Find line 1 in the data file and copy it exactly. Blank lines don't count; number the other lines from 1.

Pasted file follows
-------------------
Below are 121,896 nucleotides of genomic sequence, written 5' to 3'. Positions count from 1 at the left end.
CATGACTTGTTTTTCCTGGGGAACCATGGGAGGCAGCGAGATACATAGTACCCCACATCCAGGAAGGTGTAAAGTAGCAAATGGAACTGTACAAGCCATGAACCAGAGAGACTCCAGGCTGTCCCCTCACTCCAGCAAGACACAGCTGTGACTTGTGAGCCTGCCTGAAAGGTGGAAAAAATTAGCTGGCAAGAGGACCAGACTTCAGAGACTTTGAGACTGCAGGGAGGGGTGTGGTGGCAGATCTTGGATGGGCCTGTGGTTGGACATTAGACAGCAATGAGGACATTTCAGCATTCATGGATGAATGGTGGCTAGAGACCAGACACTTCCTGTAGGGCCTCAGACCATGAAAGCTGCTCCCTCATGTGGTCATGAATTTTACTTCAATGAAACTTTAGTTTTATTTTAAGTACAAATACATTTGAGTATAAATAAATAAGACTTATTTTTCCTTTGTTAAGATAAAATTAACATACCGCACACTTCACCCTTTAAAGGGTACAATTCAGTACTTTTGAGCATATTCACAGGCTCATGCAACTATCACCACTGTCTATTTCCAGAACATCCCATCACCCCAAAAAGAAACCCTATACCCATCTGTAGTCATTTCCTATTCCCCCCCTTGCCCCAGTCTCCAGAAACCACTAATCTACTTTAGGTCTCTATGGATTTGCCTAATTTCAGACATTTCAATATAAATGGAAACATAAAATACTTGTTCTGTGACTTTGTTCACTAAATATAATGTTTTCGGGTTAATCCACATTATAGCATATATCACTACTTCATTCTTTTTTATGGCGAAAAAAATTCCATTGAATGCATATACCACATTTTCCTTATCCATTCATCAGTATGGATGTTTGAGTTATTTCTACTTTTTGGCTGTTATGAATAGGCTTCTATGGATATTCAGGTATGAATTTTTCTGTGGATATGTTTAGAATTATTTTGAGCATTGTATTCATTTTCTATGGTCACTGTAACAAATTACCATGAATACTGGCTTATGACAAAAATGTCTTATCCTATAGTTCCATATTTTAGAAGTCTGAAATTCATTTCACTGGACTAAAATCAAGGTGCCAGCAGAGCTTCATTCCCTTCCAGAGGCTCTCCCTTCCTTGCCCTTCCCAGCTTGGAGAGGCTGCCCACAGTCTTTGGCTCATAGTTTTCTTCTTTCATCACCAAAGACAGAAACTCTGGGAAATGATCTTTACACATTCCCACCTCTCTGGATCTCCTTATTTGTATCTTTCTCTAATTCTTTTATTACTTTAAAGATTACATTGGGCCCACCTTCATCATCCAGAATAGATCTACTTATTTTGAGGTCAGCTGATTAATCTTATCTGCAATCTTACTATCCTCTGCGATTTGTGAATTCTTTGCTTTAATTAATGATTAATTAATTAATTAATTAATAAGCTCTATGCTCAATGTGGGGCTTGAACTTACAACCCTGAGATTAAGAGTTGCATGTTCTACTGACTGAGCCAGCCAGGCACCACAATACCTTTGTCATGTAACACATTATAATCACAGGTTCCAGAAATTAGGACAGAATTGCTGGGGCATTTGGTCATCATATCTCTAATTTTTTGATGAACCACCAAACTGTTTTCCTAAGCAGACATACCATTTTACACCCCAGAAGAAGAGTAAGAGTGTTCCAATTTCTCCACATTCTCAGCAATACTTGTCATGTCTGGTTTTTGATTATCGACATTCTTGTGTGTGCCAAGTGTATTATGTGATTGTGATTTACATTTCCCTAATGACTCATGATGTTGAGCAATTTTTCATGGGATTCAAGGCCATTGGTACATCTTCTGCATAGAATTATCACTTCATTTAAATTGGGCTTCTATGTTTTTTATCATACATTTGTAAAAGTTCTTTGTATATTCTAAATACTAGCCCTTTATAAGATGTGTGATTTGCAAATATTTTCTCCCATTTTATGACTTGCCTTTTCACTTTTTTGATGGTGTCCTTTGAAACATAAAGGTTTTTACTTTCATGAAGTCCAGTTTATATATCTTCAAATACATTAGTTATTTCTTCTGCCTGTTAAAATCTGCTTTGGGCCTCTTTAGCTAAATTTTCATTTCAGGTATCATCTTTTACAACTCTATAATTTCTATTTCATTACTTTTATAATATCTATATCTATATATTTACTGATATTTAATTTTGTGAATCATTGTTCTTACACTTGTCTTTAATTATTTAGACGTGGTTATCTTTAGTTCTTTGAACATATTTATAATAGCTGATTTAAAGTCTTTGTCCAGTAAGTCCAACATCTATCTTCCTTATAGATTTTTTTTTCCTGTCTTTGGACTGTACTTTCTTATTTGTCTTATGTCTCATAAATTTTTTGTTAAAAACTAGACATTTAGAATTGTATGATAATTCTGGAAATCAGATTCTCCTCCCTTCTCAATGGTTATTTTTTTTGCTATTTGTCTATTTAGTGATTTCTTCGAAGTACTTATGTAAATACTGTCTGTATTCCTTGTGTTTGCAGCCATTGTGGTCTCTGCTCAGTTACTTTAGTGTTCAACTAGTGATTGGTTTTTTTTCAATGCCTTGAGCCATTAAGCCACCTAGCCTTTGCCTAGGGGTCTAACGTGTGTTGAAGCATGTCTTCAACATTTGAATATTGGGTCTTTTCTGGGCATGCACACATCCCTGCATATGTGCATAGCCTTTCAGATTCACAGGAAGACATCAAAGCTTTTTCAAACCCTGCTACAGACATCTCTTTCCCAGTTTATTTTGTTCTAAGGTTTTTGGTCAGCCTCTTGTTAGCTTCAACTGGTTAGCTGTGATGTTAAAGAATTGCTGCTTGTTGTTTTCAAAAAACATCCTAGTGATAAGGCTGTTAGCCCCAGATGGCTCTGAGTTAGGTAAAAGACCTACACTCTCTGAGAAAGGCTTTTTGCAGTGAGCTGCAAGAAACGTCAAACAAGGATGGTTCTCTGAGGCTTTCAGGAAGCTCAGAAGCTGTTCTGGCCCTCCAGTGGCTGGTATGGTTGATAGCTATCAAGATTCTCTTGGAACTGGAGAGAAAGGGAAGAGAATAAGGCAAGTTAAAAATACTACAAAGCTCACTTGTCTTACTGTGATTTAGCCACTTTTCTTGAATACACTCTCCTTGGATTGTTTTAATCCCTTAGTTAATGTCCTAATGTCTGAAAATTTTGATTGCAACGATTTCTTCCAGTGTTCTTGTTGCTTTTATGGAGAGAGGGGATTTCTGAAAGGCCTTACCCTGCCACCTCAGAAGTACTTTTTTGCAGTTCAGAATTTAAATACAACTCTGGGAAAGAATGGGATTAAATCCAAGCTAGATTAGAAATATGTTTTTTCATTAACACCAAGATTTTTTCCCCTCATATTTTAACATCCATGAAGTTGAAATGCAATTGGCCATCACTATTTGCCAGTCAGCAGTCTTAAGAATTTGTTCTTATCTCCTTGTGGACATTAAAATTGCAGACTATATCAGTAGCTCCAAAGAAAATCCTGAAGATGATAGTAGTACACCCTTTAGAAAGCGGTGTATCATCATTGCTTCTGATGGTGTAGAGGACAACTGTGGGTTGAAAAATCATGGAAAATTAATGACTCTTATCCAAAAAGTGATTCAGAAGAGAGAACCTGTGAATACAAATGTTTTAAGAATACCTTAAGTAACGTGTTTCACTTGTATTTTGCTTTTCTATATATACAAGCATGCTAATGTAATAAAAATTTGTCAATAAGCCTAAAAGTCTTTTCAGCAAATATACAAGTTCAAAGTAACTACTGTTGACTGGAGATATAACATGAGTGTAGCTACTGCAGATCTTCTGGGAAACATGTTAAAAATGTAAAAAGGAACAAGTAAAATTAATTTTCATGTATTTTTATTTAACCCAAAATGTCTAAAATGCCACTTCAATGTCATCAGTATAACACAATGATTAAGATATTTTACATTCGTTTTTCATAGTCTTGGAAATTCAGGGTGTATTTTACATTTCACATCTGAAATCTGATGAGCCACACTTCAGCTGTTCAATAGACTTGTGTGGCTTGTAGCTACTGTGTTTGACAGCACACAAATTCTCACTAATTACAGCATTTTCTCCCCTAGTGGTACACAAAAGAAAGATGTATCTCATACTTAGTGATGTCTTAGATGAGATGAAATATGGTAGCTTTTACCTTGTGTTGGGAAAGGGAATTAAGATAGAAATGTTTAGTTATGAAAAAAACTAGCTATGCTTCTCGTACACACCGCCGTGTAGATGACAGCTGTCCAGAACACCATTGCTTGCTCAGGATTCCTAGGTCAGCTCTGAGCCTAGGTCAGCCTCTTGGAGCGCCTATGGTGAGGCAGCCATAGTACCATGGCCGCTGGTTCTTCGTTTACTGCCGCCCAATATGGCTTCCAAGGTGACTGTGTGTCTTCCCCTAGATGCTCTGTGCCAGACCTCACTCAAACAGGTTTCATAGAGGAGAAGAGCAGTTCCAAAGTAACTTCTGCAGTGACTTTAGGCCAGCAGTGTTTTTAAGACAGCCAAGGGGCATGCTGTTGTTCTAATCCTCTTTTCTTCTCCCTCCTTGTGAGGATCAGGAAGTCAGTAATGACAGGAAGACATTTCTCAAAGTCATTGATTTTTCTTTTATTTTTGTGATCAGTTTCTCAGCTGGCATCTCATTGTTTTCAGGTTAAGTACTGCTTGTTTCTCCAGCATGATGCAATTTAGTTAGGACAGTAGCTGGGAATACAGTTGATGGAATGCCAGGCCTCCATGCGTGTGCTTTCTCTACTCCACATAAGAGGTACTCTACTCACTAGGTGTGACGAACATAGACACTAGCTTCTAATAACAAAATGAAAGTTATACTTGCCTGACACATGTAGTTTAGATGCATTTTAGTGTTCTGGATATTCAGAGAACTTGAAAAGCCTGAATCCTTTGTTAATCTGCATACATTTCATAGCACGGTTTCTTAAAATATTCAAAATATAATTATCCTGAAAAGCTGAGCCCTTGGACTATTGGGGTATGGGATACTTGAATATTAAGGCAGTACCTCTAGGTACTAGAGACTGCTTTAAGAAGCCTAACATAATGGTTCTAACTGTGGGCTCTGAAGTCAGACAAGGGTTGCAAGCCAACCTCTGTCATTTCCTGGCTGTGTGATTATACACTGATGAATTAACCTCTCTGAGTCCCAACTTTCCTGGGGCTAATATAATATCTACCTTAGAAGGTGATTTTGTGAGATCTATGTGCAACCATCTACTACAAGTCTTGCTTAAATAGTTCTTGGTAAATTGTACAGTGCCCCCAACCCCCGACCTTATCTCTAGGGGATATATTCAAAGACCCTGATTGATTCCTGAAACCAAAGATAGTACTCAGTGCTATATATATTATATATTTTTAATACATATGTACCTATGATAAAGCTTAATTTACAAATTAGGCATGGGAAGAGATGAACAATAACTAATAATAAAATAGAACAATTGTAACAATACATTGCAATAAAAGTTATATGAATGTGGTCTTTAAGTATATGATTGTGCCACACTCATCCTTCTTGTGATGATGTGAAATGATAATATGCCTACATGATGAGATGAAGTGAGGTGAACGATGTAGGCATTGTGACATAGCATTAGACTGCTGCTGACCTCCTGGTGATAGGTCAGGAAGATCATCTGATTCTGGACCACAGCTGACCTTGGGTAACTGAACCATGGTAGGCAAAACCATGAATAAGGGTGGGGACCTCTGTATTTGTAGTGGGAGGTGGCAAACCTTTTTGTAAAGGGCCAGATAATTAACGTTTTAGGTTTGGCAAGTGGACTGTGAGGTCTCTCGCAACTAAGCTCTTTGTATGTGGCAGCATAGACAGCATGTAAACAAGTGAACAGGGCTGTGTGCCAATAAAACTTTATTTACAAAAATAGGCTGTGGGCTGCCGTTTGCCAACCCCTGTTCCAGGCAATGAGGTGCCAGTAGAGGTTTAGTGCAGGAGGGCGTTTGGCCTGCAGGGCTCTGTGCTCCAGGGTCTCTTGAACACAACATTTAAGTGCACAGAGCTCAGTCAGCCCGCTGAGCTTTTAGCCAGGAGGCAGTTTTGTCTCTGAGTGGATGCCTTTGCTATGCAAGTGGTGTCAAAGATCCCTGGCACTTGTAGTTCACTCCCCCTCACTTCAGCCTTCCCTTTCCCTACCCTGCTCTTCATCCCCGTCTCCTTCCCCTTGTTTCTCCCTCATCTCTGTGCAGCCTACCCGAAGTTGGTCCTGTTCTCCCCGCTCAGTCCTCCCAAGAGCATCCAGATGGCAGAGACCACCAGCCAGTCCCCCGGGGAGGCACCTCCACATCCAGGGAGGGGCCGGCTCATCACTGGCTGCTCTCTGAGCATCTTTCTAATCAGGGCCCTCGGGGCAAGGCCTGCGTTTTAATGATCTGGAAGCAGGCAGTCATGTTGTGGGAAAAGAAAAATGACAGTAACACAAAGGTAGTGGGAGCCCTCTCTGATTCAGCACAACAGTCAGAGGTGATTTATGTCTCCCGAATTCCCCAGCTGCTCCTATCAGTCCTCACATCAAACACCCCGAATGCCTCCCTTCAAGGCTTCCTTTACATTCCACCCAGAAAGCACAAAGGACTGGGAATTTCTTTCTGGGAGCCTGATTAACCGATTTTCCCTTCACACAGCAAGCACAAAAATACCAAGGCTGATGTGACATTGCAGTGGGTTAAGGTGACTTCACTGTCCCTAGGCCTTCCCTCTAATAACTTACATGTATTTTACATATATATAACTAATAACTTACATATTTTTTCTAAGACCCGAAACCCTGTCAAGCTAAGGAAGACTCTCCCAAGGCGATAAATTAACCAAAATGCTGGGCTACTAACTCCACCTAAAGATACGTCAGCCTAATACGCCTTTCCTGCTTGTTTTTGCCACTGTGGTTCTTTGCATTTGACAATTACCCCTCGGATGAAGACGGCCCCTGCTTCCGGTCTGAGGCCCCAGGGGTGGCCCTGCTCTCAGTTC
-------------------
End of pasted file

Below are 121,896 nucleotides of genomic sequence, written 5' to 3'. Positions count from 1 at the left end.